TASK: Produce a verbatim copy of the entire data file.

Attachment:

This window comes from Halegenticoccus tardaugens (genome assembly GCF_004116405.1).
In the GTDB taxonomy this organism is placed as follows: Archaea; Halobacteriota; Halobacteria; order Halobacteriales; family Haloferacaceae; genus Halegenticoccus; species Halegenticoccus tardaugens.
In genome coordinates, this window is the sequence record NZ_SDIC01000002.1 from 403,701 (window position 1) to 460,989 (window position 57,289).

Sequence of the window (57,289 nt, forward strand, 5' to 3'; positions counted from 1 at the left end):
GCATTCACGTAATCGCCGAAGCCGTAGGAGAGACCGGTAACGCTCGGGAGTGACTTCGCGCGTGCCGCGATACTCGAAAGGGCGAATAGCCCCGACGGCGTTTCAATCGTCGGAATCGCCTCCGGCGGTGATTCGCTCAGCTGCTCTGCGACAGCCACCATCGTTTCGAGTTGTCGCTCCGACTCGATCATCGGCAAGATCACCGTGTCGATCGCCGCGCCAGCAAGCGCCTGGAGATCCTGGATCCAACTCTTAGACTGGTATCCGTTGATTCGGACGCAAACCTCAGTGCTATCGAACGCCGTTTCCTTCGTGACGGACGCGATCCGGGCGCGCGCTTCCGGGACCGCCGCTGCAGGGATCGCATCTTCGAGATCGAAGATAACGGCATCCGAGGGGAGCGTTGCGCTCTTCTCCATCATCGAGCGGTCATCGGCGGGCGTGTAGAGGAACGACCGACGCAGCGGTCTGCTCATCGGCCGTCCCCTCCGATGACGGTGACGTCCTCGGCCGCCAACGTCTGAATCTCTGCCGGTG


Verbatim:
This window comes from Halegenticoccus tardaugens (genome assembly GCF_004116405.1).
In the GTDB taxonomy this organism is placed as follows: Archaea; Halobacteriota; Halobacteria; order Halobacteriales; family Haloferacaceae; genus Halegenticoccus; species Halegenticoccus tardaugens.
In genome coordinates, this window is the sequence record NZ_SDIC01000002.1 from 403,701 (window position 1) to 460,989 (window position 57,289).

Sequence of the window (57,289 nt, forward strand, 5' to 3'; positions counted from 1 at the left end):
GCATTCACGTAATCGCCGAAGCCGTAGGAGAGACCGGTAACGCTCGGGAGTGACTTCGCGCGTGCCGCGATACTCGAAAGGGCGAATAGCCCCGACGGCGTTTCAATCGTCGGAATCGCCTCCGGCGGTGATTCGCTCAGCTGCTCTGCGACAGCCACCATCGTTTCGAGTTGTCGCTCCGACTCGATCATCGGCAAGATCACCGTGTCGATCGCCGCGCCAGCAAGCGCCTGGAGATCCTGGATCCAACTCTTAGACTGGTATCCGTTGATTCGGACGCAAACCTCAGTGCTATCGAACGCCGTTTCCTTCGTGACGGACGCGATCCGGGCGCGCGCTTCCGGGACCGCCGCTGCAGGGATCGCATCTTCGAGATCGAAGATAACGGCATCCGAGGGGAGCGTTGCGCTCTTCTCCATCATCGAGCGGTCATCGGCGGGCGTGTAGAGGAACGACCGACGCAGCGGTCTGCTCATCGGCCGTCCCCTCCGATGACGGTGACGTCCTCGGCCGCCAACGTCTGAATCTCTGCCGGTG